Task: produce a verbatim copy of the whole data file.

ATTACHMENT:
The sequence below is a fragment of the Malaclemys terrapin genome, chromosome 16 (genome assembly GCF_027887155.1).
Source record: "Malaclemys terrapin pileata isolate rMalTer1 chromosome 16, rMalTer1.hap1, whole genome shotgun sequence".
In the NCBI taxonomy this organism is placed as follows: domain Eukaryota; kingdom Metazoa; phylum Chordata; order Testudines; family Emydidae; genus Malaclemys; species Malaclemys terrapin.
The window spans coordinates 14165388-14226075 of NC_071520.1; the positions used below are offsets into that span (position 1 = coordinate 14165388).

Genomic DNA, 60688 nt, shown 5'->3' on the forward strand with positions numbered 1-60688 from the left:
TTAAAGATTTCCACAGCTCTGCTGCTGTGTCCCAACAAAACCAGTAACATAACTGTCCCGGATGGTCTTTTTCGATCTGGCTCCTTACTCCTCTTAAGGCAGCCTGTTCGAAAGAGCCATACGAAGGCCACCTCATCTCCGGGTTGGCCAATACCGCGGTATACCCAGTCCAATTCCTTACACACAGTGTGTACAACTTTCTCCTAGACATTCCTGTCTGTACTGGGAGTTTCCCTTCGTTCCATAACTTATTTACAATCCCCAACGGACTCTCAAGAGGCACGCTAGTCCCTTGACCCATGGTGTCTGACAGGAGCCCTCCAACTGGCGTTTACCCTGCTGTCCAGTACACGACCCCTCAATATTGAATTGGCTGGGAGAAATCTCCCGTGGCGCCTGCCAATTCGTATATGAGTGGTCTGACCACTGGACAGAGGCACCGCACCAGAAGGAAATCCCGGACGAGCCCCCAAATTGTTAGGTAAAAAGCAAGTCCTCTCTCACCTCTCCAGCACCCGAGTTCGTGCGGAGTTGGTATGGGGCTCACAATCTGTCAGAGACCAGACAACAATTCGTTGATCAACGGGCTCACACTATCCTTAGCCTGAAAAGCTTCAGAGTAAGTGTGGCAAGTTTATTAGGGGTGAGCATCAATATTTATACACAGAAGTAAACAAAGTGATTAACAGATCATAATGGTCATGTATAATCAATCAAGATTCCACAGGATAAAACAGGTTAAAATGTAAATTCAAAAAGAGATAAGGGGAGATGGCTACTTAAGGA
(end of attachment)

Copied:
The sequence below is a fragment of the Malaclemys terrapin genome, chromosome 16 (genome assembly GCF_027887155.1).
Source record: "Malaclemys terrapin pileata isolate rMalTer1 chromosome 16, rMalTer1.hap1, whole genome shotgun sequence".
In the NCBI taxonomy this organism is placed as follows: domain Eukaryota; kingdom Metazoa; phylum Chordata; order Testudines; family Emydidae; genus Malaclemys; species Malaclemys terrapin.
The window spans coordinates 14165388-14226075 of NC_071520.1; the positions used below are offsets into that span (position 1 = coordinate 14165388).

Genomic DNA, 60688 nt, shown 5'->3' on the forward strand with positions numbered 1-60688 from the left:
TTAAAGATTTCCACAGCTCTGCTGCTGTGTCCCAACAAAACCAGTAACATAACTGTCCCGGATGGTCTTTTTCGATCTGGCTCCTTACTCCTCTTAAGGCAGCCTGTTCGAAAGAGCCATACGAAGGCCACCTCATCTCCGGGTTGGCCAATACCGCGGTATACCCAGTCCAATTCCTTACACACAGTGTGTACAACTTTCTCCTAGACATTCCTGTCTGTACTGGGAGTTTCCCTTCGTTCCATAACTTATTTACAATCCCCAACGGACTCTCAAGAGGCACGCTAGTCCCTTGACCCATGGTGTCTGACAGGAGCCCTCCAACTGGCGTTTACCCTGCTGTCCAGTACACGACCCCTCAATATTGAATTGGCTGGGAGAAATCTCCCGTGGCGCCTGCCAATTCGTATATGAGTGGTCTGACCACTGGACAGAGGCACCGCACCAGAAGGAAATCCCGGACGAGCCCCCAAATTGTTAGGTAAAAAGCAAGTCCTCTCTCACCTCTCCAGCACCCGAGTTCGTGCGGAGTTGGTATGGGGCTCACAATCTGTCAGAGACCAGACAACAATTCGTTGATCAACGGGCTCACACTATCCTTAGCCTGAAAAGCTTCAGAGTAAGTGTGGCAAGTTTATTAGGGGTGAGCATCAATATTTATACACAGAAGTAAACAAAGTGATTAACAGATCATAATGGTCATGTATAATCAATCAAGATTCCACAGGATAAAACAGGTTAAAATGTAAATTCAAAAAGAGATAAGGGGAGATGGCTACTTAAGGA